Tim Janik <timj gtk org> writes:

> On Wed, 6 Sep 2000, Sebastian Wilhelmi wrote:
> > Hi Owen,
> > 
> > While trying to get rid of G_MICROSEC I'll noticed the following:
> > 
> > > After all, I think 1e6 is a valid integer constant in C. (gcc accepts it
> > > anyways.)
> > 
> > It isn't an integer constant, but a float one (I checked it in K&R). 

Doh .... I had forgot about the possibility of implicit conversion
for constants.

> > You mostly do not notice though, because gcc will optimize it, but
> > try "a = b % 1e6". That won't work.  Two options: 1) Let the user
> > use 1e6 hoping that the compiler will get things right. The user
> > will most certainly not need '%'.

I think this is to be avoided, since integer expressions 
will get promoted to double and then converted back. (And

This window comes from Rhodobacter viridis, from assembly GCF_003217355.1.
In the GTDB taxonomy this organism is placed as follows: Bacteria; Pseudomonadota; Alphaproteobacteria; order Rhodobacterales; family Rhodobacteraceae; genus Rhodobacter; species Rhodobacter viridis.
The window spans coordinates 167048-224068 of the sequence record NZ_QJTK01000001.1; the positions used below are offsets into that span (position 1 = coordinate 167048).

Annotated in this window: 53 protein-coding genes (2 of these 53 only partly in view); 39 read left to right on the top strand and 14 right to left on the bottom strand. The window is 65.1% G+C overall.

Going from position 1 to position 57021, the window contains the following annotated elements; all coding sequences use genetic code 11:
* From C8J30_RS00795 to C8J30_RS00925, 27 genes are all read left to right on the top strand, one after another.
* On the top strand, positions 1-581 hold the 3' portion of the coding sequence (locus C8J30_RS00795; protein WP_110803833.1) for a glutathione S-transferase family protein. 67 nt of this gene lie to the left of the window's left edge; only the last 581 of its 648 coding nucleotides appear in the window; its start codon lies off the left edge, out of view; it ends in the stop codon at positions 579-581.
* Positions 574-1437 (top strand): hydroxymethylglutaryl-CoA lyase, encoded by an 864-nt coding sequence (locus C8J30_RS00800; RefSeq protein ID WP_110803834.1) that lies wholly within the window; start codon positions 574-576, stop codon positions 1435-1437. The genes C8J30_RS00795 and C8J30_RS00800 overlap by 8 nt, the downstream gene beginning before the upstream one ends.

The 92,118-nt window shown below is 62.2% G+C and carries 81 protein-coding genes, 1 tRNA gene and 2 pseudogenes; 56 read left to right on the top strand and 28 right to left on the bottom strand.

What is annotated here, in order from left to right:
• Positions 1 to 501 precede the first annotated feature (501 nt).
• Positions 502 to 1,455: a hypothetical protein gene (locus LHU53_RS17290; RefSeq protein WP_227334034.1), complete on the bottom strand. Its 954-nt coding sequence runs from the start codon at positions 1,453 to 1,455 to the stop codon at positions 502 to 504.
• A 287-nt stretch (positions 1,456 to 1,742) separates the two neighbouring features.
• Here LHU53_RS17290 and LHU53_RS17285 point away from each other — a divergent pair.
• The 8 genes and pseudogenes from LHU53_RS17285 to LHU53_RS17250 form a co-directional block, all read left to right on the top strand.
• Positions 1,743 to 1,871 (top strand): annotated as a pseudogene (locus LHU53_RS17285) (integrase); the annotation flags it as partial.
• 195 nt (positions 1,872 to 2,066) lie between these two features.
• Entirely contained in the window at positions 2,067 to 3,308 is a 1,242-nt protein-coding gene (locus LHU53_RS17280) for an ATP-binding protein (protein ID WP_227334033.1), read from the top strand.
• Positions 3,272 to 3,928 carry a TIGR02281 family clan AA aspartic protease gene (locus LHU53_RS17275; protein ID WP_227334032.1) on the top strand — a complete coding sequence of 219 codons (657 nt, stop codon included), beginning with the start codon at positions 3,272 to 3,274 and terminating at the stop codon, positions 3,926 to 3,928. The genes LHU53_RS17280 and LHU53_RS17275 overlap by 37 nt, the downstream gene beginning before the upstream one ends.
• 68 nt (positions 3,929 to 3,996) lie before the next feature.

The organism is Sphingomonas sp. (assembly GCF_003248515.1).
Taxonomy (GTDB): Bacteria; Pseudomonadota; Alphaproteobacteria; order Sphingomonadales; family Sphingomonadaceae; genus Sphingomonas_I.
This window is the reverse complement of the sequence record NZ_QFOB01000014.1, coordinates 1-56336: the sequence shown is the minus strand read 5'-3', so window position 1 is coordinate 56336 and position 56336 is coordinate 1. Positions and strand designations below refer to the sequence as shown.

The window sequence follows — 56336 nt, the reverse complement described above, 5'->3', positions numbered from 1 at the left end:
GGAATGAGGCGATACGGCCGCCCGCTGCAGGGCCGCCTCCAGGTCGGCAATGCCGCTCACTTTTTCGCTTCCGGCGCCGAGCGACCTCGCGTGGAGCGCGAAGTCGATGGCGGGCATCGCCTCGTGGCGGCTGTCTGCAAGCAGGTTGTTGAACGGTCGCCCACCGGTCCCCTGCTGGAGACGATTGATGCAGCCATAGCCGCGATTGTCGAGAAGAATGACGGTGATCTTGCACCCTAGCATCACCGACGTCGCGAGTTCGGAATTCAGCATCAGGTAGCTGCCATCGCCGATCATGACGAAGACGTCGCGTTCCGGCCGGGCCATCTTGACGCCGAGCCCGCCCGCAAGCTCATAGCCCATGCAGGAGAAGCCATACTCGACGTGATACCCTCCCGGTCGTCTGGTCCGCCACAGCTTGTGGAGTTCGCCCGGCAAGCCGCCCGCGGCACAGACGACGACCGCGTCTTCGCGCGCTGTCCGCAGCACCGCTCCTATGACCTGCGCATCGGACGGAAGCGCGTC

writing (int)1e6 is just ugly.)  

> > 2) Define G_MICROSECS_PER_SEC or G_MICRO or maybe even G_MEGA to be 100000.
> heck, couldn't we just put:
> /* microseconds per second, convenience macro: */
> #define G_MICROSECS 1000000
> picking something twice as long as 1000000 really makes
> matters inconvenient.

Well, the reason for having the macro are to :

 a) avoid typos
 b) avoid magic numbers

If the macro needs to be explained, then you loose the effect of b).
It's worth paying some extra length for that.

How about G_USEC_PER_SEC ? By GLib standards, that isn't a long
name, and since this is usually used in conjunction with the tv_sec
and tv_usec fields of GTimeVal, the abbreviation should be clear.

  if (data->expiration.tv_usec >= G_USEC_PER_SEC)
      data->expiration.tv_usec -= G_USEC_PER_SEC;


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